Wait until the bloom show has ended and the foliage has started to die off, towards the end of fall. Your plants will tell you when it is time by dying back and going into dormancy. Once your plants are done for the season, take a pair of clean pruning shears and cut back the foliage to just above the ground (about 6 inches, depending on the plant's height). This will give the plant a clear signal that the season is over and it is time to go into dormancy, if it hasn't already. It is important to use a clean pair of shears to avoid introducing rot—rot is your biggest enemy throughout this process, so clean your shears with alcohol to be extra careful.
Now you are ready to dig up your tuber. Move about a foot away from the crown and dig down deep to get underneath of it. Be careful not to pierce the tubers, because again that can promote rot. Circle the plant, loosening up the soil, and then gently lift it out of the ground. Rinse off any remaining soil until you can see all the tubers hanging from the stalks. Cut off any tubers that look rotten, to keep the rot from spreading.
Next it is time to divide up the plant. This will help it grow healthier next year, and it means that you get more specimens to grace your garden!
First identify the eyes—these can vary from species to species, but they look similar to the eyes of a potato, and this is where new growth will come from next year. Cut up the plant into segments, trying to leave the individual tubers as intact as possible, and make sure that each division has at least one eye.
Now set the tubers out to dry. Leave them out at least 3 days until they are thoroughly dry. Placing them on cardboard can help. Getting the tubers dry will prevent them from rotting.Lastly, you want to put your dried tubers away for the winter. A cardboard box, wooden box, or basket are all great storage places, as they allow some ventilation. Place the tubers in a medium, like wood chips, sand, or vermiculite, which will insulate and help to prevent rot. This medium should be just slightly moist to keep the tubers from drying out TOO much over winter.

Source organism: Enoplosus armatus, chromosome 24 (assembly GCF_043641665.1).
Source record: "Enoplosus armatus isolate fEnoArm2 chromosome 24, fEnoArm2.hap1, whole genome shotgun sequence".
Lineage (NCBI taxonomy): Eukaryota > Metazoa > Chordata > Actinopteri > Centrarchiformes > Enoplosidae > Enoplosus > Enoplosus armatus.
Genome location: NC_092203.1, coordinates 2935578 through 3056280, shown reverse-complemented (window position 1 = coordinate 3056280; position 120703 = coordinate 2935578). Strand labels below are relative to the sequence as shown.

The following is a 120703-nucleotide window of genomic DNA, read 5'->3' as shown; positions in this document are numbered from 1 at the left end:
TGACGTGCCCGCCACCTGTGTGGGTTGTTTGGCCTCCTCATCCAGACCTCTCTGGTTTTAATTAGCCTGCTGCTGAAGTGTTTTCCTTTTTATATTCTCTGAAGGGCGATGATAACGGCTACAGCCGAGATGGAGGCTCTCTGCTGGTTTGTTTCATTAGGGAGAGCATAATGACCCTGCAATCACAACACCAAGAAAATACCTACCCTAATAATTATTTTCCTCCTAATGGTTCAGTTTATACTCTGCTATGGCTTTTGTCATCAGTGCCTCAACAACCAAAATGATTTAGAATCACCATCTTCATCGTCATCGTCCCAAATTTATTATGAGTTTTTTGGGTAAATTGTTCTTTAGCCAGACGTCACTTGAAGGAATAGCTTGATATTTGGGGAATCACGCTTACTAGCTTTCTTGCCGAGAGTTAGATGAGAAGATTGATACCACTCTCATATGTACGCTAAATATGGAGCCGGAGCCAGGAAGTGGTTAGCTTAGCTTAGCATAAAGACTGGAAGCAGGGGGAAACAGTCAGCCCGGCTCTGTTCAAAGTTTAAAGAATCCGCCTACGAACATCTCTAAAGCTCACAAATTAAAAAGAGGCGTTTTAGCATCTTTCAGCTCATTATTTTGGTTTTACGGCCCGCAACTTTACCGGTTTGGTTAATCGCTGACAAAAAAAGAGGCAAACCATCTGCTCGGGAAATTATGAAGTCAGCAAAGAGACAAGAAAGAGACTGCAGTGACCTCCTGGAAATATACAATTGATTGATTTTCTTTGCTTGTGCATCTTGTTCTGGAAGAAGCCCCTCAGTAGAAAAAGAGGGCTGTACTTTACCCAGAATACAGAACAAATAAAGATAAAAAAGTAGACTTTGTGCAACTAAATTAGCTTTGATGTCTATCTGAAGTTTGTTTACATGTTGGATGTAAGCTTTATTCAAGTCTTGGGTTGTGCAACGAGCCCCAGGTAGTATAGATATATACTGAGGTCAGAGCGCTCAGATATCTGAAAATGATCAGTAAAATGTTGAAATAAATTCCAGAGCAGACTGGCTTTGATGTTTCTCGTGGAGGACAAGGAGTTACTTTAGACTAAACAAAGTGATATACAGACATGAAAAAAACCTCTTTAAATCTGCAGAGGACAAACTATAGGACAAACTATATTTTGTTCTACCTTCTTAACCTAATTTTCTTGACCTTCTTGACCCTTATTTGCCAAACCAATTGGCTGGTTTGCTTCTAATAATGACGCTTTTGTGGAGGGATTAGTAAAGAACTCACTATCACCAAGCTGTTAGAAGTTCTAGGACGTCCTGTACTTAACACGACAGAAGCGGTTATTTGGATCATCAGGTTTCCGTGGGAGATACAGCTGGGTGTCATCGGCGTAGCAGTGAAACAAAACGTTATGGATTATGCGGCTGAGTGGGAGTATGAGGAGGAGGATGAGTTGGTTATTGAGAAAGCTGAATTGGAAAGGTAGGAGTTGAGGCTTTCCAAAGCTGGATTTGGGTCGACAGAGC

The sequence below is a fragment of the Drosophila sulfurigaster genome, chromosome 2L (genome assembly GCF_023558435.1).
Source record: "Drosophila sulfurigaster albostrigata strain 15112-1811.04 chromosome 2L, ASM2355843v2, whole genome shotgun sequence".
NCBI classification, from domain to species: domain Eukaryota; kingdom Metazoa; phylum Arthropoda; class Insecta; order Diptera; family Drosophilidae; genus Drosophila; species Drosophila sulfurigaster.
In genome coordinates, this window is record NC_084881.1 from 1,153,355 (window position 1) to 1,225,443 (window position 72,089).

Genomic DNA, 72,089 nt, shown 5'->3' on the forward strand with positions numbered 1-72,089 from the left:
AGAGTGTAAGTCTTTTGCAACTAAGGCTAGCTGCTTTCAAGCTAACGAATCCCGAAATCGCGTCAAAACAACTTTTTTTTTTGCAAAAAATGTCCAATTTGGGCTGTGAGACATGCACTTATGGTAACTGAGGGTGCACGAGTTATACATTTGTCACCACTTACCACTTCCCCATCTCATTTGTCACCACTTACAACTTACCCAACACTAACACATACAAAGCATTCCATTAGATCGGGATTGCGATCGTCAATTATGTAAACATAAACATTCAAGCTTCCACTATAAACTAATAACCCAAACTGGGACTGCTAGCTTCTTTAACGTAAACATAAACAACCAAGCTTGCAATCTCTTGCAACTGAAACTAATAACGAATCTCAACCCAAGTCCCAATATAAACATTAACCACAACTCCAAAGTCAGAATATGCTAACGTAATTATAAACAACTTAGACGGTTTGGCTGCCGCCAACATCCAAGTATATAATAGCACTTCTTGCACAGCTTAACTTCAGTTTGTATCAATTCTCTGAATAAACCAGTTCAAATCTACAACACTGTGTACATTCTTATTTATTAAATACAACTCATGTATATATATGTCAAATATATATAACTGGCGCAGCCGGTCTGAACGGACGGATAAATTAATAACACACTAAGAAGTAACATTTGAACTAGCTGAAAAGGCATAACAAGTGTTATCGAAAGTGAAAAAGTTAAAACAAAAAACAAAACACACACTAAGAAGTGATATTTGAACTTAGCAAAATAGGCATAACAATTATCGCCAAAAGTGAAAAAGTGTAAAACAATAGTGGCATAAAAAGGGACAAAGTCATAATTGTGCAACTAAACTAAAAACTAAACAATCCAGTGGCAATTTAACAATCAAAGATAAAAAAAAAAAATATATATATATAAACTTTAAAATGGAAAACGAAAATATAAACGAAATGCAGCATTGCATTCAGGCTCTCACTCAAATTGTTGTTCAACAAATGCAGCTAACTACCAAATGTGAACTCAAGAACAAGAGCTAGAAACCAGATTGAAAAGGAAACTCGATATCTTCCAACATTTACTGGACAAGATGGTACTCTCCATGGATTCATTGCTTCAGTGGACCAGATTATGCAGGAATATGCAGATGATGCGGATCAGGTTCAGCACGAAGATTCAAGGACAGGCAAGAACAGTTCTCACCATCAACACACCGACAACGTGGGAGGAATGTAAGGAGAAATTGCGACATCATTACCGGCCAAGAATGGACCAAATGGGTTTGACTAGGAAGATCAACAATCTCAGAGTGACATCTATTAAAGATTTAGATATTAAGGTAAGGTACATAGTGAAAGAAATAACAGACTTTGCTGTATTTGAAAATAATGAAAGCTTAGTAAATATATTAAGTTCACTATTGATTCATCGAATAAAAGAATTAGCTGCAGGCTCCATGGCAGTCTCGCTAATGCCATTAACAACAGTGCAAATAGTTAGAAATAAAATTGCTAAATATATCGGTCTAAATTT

Then place your box in a dark, cool place (50 degrees at most, 35 degrees at the least) over winter. A cellar, garage, basement, or even dark closet might work—if all else fails, set a small refrigerator to 45 degrees and store your overwinter plants there. Don’t forget to label your box so you know what varieties are in it! Check in on your tubers just a few times throughout the winter to make sure they are not rotting or getting too shriveled up. A little bit of shriveling is normal, but if they seem very dry, give them a spritz of water. Remember that the tuber stops "drinking" during dormancy, so they just need a small amount of water to keep them from completely drying out. And if you see signs of rot, throw those tubers out.
That is all there is to it! Next spring you should (fingers crossed) have more healthy plants than ever before, ready to provide you another long season of beauty! You can also get the jump on the season by starting your plants indoors about a month early. Start with a few hours of indirect sunlight and let them adjust slowly to light again before you plant them out.